Music Composition junior Caitlin Gilmore's work to be part of Wet Ink Performances

Music Composition junior Caitlin Gilmore's work to be part of Wet Ink Performances

05 Nov 2013    

Columbus, Nebraska native Caitlin Gilmore did everything musical in high school. Marching band, jazz choir -- you name it she was a part of it.

 So it’s not really surprising that she took a love to composing. Gilmore is one of many music composition program students at the University of Nebraska-Lincoln Glenn Korff School of Music who will have their ability showcased at the Wet Ink performances on November 12 and 13 in the Westbrook Music Building, Room 119. Both nights’ performances start at 7:30 p.m.

 “I would write songs and run them by my piano teacher, who was a saint and also happen to be our accompanist in high school and ask her if they sounded ok,” Gilmore said, who is a junior at UNL. “I didn’t know anything about theory. I just wrote by ear. I wrote by hand because I didn’t know notation software existed since I was from a small town and no one told me.”

 She hand wrote music for her friends to play. She hand wrote music for herself to play on the piano because that is the only thing she knew.

 “I really auditioned here (at UNL) because they had a Nebraska Young Artist Award when I was a junior and I won the competition. I didn’t realize I was good at composition until I won the award. I didn’t think I was going to be a composer till I got here.  It worked out really well.”

 As for Wet Ink, Gilmore shared her excitement and said, “It’s really cool. They encourage all of us to do it. It’s a good chance for composers, especially those of us that haven’t had our music played by other people. My freshman year it was a really big experience for me. It’s a great opportunity. You work with the other departments because you need to ask the other instrumentalists to play your music. You get to meet them and you get to talk with the professors and as a freshman you don’t really know anybody. You have to ask who can play for me? It’s a good way to make friends and connections.”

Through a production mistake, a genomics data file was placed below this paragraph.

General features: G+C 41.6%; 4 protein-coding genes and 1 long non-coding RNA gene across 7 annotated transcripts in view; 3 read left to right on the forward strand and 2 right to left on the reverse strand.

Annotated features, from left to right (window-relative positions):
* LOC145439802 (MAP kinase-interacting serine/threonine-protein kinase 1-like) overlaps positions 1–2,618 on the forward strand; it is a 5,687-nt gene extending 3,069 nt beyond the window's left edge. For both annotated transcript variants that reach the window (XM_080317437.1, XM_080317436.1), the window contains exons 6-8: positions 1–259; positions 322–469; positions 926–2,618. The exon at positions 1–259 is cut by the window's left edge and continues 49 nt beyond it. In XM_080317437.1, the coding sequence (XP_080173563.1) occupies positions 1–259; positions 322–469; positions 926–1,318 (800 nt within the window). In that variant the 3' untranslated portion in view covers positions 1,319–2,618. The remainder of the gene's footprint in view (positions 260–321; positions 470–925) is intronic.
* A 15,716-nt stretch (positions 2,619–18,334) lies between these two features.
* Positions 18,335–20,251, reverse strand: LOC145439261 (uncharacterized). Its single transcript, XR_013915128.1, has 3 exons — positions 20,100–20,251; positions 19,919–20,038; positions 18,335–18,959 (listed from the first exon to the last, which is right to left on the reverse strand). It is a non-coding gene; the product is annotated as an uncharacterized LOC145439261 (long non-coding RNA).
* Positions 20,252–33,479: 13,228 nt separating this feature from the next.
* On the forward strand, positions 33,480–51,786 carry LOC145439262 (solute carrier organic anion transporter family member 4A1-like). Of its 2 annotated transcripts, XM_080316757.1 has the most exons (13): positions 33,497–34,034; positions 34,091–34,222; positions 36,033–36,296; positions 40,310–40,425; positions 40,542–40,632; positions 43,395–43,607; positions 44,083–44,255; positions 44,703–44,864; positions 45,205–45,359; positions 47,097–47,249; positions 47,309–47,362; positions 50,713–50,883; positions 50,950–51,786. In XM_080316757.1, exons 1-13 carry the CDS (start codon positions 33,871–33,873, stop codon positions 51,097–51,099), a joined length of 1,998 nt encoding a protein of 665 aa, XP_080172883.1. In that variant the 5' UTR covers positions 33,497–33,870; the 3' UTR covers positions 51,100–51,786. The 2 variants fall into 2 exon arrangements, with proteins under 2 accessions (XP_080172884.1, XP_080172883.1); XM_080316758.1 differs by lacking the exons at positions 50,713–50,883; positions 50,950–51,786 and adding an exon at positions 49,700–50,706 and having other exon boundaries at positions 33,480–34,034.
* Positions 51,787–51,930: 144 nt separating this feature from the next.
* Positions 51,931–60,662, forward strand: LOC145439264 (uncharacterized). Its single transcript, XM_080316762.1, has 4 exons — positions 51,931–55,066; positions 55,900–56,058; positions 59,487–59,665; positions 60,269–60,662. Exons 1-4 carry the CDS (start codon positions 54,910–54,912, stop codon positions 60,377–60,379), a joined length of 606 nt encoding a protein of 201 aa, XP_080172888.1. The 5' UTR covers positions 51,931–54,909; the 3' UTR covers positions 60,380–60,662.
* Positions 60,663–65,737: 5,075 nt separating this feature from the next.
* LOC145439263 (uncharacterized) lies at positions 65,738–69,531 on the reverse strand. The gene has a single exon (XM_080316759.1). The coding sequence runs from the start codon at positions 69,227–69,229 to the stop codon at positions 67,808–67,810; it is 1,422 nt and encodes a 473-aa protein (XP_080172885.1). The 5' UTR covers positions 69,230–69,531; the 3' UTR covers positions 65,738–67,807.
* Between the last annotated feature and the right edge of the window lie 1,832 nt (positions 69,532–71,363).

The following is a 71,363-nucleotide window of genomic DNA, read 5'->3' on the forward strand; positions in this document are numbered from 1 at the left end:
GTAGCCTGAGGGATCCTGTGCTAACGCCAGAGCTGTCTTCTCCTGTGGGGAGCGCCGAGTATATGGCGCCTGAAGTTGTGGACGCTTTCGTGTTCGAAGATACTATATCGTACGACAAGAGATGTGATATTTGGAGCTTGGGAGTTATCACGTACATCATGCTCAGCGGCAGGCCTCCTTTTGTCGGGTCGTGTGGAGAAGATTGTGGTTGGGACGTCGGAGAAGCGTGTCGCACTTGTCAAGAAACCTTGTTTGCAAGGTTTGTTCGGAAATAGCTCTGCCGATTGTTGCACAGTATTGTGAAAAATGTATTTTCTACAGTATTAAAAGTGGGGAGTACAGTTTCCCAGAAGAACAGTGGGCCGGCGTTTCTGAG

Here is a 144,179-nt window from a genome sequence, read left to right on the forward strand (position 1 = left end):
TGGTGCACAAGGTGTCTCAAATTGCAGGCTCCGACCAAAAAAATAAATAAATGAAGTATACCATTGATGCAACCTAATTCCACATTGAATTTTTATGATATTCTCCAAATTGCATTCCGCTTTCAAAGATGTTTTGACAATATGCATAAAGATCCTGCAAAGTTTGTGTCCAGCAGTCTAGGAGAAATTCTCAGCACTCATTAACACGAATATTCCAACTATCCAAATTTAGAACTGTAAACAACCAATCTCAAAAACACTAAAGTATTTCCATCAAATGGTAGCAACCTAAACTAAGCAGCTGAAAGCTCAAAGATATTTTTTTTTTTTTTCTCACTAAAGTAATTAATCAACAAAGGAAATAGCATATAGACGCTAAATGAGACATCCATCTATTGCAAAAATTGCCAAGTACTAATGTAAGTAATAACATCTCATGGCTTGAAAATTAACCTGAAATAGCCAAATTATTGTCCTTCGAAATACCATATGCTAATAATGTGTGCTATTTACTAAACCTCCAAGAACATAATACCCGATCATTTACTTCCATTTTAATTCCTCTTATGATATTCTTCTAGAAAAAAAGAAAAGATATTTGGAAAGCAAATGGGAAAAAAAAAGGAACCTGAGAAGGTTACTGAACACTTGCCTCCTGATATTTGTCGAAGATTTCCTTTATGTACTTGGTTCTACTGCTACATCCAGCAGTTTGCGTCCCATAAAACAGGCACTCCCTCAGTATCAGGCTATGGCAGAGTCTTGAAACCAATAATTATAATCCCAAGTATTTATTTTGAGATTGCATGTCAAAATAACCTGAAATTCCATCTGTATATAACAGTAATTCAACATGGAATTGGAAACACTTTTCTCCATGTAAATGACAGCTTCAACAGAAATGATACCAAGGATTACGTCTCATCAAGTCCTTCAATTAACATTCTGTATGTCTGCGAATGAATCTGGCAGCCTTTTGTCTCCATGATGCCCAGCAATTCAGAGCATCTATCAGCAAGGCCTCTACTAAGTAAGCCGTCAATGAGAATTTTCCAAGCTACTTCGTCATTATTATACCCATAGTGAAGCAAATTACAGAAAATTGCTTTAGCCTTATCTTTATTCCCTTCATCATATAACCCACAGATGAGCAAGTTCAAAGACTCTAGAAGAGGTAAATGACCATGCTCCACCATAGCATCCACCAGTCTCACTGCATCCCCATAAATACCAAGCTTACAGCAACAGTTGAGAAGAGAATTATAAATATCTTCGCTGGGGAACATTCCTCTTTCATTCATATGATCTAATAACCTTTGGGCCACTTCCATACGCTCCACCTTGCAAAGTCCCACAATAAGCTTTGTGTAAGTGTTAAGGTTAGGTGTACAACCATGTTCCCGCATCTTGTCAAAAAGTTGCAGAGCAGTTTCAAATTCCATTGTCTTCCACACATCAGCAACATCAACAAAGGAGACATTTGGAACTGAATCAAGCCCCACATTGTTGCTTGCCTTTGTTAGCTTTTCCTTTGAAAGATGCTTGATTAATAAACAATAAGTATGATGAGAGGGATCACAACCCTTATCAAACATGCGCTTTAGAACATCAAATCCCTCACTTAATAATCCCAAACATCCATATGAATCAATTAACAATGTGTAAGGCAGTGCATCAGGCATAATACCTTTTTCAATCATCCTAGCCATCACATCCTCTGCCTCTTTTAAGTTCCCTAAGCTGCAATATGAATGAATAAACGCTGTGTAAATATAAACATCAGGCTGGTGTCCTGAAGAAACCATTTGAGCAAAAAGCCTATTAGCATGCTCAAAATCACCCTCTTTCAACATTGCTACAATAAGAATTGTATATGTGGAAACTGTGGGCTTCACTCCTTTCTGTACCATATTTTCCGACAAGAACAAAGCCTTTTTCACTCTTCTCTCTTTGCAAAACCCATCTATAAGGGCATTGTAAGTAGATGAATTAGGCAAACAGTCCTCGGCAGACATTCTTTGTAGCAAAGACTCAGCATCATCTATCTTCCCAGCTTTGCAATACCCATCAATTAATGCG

Glenn Korff School of Music students get their music performed as well as a recording at Wet Ink. Gilmore said the event is usually geared towards smaller ensembles because they are easier to put together, since it’s a short amount of time to prepare. It allows the composers a chance to run a rehearsal, the experience of putting a rehearsal together and organizing musicians. Gilmore added that musicians at the Glenn Korff School of Music are amazing!

 “They want us to be presenting music that we’ve worked on that semester or recently,” Gilmore said. “It’s our newest music. It’s a really nice thing. UNL is one of just a few schools that do something like this. It’s a showcase for the composers.”

 And how has Gilmore witnessed her growth since stepping foot on the University of Nebraska-Lincoln campus.

 “There is just so much more depth in what I’m writing,” Gilmore said. “My freshman year I put on a cello and piano piece. It was the first time I’d written for strings. I had to learn a lot. Then I wrote a trombone piece for my two friends. Then my sophomore year I did a flute and piano piece. Then I put on my piano trio. This semester I’m doing a solo double bass. My friend, Sam Loeck, is an amazing bass player. He’s so good. He told me last year that he would play anything that I wrote. I wrote him a whole new piece. I think it is pretty sweet. It’s called Stagnation.

 “He’ll have three weeks to put it together. I like to be really prepared and get it to the performers as soon as I can. That way they have more time to look and it. It increases the chances of a better live performance. I try to gear my music to the musicians so they like it and want to play it. You can either write it for the musician or for yourself and I try to do both.”

 It’s a busy time at the University of Nebraska Lincoln Glenn Korff School of Music as many student ensembles will take the stage to perform during the month of November, including Wet Ink.

 

Other upcoming performances include:

November 19 – Percussion Ensemble, 7:30 p.m., Kimball Recital Hall (Tickets $5 adults, $3 students/seniors)

November 20 – Jazz Combos, 7:30 p.m., Westbrook Music Building Room 119

November 24 – ChamberFest, 1, 4, 7:30 p.m., Kimball Recital Hall

November 25 – Large Brass Ensembles, 7:30 p.m., Westbrook Music Building Room 119

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